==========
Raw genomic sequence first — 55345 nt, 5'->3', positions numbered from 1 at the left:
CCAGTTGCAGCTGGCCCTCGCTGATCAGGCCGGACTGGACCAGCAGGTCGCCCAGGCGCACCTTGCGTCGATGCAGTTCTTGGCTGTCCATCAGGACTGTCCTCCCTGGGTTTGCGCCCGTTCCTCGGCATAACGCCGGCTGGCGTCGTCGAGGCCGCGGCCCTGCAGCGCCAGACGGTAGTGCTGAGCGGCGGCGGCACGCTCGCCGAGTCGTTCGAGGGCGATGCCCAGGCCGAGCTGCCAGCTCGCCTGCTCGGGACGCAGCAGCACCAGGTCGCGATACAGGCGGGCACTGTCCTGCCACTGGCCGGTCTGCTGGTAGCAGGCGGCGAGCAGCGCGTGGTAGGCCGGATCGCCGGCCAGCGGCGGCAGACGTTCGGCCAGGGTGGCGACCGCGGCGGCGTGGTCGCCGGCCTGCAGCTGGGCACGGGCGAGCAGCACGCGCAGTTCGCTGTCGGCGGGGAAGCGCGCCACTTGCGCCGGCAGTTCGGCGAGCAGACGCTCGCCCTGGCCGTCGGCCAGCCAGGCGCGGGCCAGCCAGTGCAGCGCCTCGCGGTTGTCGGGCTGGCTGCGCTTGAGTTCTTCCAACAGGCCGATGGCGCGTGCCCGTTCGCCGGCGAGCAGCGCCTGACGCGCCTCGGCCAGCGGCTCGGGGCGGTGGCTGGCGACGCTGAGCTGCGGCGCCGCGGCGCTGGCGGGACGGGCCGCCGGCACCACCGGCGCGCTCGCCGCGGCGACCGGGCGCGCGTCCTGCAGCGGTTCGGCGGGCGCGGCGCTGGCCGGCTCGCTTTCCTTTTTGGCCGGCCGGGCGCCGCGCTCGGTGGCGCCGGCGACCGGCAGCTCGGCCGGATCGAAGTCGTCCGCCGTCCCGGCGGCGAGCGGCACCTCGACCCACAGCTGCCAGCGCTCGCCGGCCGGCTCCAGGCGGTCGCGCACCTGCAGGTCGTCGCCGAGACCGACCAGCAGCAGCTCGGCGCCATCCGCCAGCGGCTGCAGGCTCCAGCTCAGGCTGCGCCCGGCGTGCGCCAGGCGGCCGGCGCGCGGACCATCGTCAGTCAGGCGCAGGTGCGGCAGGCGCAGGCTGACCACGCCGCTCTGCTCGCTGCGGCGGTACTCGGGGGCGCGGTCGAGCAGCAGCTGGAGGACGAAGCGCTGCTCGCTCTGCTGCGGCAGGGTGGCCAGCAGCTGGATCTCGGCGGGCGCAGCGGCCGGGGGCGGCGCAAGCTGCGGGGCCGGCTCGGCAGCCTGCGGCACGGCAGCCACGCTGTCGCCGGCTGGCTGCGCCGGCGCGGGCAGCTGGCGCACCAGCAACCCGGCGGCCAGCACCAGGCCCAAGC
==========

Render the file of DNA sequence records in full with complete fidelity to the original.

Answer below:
Raw genomic sequence first — 55345 nt, 5'->3', positions numbered from 1 at the left:
CCAGTTGCAGCTGGCCCTCGCTGATCAGGCCGGACTGGACCAGCAGGTCGCCCAGGCGCACCTTGCGTCGATGCAGTTCTTGGCTGTCCATCAGGACTGTCCTCCCTGGGTTTGCGCCCGTTCCTCGGCATAACGCCGGCTGGCGTCGTCGAGGCCGCGGCCCTGCAGCGCCAGACGGTAGTGCTGAGCGGCGGCGGCACGCTCGCCGAGTCGTTCGAGGGCGATGCCCAGGCCGAGCTGCCAGCTCGCCTGCTCGGGACGCAGCAGCACCAGGTCGCGATACAGGCGGGCACTGTCCTGCCACTGGCCGGTCTGCTGGTAGCAGGCGGCGAGCAGCGCGTGGTAGGCCGGATCGCCGGCCAGCGGCGGCAGACGTTCGGCCAGGGTGGCGACCGCGGCGGCGTGGTCGCCGGCCTGCAGCTGGGCACGGGCGAGCAGCACGCGCAGTTCGCTGTCGGCGGGGAAGCGCGCCACTTGCGCCGGCAGTTCGGCGAGCAGACGCTCGCCCTGGCCGTCGGCCAGCCAGGCGCGGGCCAGCCAGTGCAGCGCCTCGCGGTTGTCGGGCTGGCTGCGCTTGAGTTCTTCCAACAGGCCGATGGCGCGTGCCCGTTCGCCGGCGAGCAGCGCCTGACGCGCCTCGGCCAGCGGCTCGGGGCGGTGGCTGGCGACGCTGAGCTGCGGCGCCGCGGCGCTGGCGGGACGGGCCGCCGGCACCACCGGCGCGCTCGCCGCGGCGACCGGGCGCGCGTCCTGCAGCGGTTCGGCGGGCGCGGCGCTGGCCGGCTCGCTTTCCTTTTTGGCCGGCCGGGCGCCGCGCTCGGTGGCGCCGGCGACCGGCAGCTCGGCCGGATCGAAGTCGTCCGCCGTCCCGGCGGCGAGCGGCACCTCGACCCACAGCTGCCAGCGCTCGCCGGCCGGCTCCAGGCGGTCGCGCACCTGCAGGTCGTCGCCGAGACCGACCAGCAGCAGCTCGGCGCCATCCGCCAGCGGCTGCAGGCTCCAGCTCAGGCTGCGCCCGGCGTGCGCCAGGCGGCCGGCGCGCGGACCATCGTCAGTCAGGCGCAGGTGCGGCAGGCGCAGGCTGACCACGCCGCTCTGCTCGCTGCGGCGGTACTCGGGGGCGCGGTCGAGCAGCAGCTGGAGGACGAAGCGCTGCTCGCTCTGCTGCGGCAGGGTGGCCAGCAGCTGGATCTCGGCGGGCGCAGCGGCCGGGGGCGGCGCAAGCTGCGGGGCCGGCTCGGCAGCCTGCGGCACGGCAGCCACGCTGTCGCCGGCTGGCTGCGCCGGCGCGGGCAGCTGGCGCACCAGCAACCCGGCGGCCAGCACCAGGCCCAAGC